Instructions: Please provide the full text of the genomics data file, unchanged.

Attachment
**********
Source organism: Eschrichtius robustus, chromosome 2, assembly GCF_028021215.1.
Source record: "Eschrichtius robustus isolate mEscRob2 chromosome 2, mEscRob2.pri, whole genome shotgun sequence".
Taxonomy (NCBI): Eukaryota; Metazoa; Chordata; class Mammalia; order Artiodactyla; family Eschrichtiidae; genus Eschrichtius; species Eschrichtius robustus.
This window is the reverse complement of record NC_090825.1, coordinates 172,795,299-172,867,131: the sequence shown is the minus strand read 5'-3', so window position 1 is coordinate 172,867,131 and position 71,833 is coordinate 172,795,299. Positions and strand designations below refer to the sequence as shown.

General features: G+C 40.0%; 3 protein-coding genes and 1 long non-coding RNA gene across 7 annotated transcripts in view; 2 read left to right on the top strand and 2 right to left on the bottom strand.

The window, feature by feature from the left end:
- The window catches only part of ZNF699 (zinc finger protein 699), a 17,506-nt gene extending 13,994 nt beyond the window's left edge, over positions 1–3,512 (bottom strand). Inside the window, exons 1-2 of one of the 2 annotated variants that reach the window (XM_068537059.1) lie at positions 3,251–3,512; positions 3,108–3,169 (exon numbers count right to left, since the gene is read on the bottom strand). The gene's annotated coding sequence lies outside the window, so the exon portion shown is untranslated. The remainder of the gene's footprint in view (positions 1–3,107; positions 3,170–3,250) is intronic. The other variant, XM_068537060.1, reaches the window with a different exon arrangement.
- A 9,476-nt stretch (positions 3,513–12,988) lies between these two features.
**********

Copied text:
Source organism: Eschrichtius robustus, chromosome 2, assembly GCF_028021215.1.
Source record: "Eschrichtius robustus isolate mEscRob2 chromosome 2, mEscRob2.pri, whole genome shotgun sequence".
Taxonomy (NCBI): Eukaryota; Metazoa; Chordata; class Mammalia; order Artiodactyla; family Eschrichtiidae; genus Eschrichtius; species Eschrichtius robustus.
This window is the reverse complement of record NC_090825.1, coordinates 172,795,299-172,867,131: the sequence shown is the minus strand read 5'-3', so window position 1 is coordinate 172,867,131 and position 71,833 is coordinate 172,795,299. Positions and strand designations below refer to the sequence as shown.

General features: G+C 40.0%; 3 protein-coding genes and 1 long non-coding RNA gene across 7 annotated transcripts in view; 2 read left to right on the top strand and 2 right to left on the bottom strand.

The window, feature by feature from the left end:
- The window catches only part of ZNF699 (zinc finger protein 699), a 17,506-nt gene extending 13,994 nt beyond the window's left edge, over positions 1–3,512 (bottom strand). Inside the window, exons 1-2 of one of the 2 annotated variants that reach the window (XM_068537059.1) lie at positions 3,251–3,512; positions 3,108–3,169 (exon numbers count right to left, since the gene is read on the bottom strand). The gene's annotated coding sequence lies outside the window, so the exon portion shown is untranslated. The remainder of the gene's footprint in view (positions 1–3,107; positions 3,170–3,250) is intronic. The other variant, XM_068537060.1, reaches the window with a different exon arrangement.
- A 9,476-nt stretch (positions 3,513–12,988) lies between these two features.